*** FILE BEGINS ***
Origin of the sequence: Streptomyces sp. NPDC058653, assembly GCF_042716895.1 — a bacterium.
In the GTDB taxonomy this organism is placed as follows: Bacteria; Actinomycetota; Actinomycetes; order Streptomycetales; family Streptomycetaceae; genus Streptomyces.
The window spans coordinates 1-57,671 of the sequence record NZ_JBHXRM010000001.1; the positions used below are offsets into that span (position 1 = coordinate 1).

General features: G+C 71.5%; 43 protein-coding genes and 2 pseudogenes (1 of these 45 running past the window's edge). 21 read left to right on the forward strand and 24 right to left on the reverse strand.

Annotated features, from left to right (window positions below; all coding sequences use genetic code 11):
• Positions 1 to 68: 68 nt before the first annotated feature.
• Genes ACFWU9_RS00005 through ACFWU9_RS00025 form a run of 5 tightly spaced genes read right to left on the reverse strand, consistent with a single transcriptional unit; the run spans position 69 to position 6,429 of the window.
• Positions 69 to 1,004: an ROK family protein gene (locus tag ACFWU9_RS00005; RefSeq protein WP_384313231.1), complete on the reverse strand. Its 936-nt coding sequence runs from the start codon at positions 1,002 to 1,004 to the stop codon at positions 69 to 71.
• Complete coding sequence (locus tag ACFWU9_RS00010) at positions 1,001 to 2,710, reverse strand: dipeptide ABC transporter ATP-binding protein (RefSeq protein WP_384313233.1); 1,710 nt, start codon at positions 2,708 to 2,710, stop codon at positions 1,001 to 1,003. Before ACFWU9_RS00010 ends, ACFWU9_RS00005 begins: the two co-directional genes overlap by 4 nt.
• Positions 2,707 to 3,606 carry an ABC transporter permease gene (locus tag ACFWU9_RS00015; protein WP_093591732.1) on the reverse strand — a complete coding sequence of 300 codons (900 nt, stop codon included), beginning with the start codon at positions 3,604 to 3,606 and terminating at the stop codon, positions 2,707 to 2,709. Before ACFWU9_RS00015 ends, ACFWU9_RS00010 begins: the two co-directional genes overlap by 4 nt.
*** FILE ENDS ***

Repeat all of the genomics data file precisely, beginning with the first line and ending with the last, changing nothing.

Origin of the sequence: Streptomyces sp. NPDC058653, assembly GCF_042716895.1 — a bacterium.
In the GTDB taxonomy this organism is placed as follows: Bacteria; Actinomycetota; Actinomycetes; order Streptomycetales; family Streptomycetaceae; genus Streptomyces.
The window spans coordinates 1-57,671 of the sequence record NZ_JBHXRM010000001.1; the positions used below are offsets into that span (position 1 = coordinate 1).

General features: G+C 71.5%; 43 protein-coding genes and 2 pseudogenes (1 of these 45 running past the window's edge). 21 read left to right on the forward strand and 24 right to left on the reverse strand.

Annotated features, from left to right (window positions below; all coding sequences use genetic code 11):
• Positions 1 to 68: 68 nt before the first annotated feature.
• Genes ACFWU9_RS00005 through ACFWU9_RS00025 form a run of 5 tightly spaced genes read right to left on the reverse strand, consistent with a single transcriptional unit; the run spans position 69 to position 6,429 of the window.
• Positions 69 to 1,004: an ROK family protein gene (locus tag ACFWU9_RS00005; RefSeq protein WP_384313231.1), complete on the reverse strand. Its 936-nt coding sequence runs from the start codon at positions 1,002 to 1,004 to the stop codon at positions 69 to 71.
• Complete coding sequence (locus tag ACFWU9_RS00010) at positions 1,001 to 2,710, reverse strand: dipeptide ABC transporter ATP-binding protein (RefSeq protein WP_384313233.1); 1,710 nt, start codon at positions 2,708 to 2,710, stop codon at positions 1,001 to 1,003. Before ACFWU9_RS00010 ends, ACFWU9_RS00005 begins: the two co-directional genes overlap by 4 nt.
• Positions 2,707 to 3,606 carry an ABC transporter permease gene (locus tag ACFWU9_RS00015; protein WP_093591732.1) on the reverse strand — a complete coding sequence of 300 codons (900 nt, stop codon included), beginning with the start codon at positions 3,604 to 3,606 and terminating at the stop codon, positions 2,707 to 2,709. Before ACFWU9_RS00015 ends, ACFWU9_RS00010 begins: the two co-directional genes overlap by 4 nt.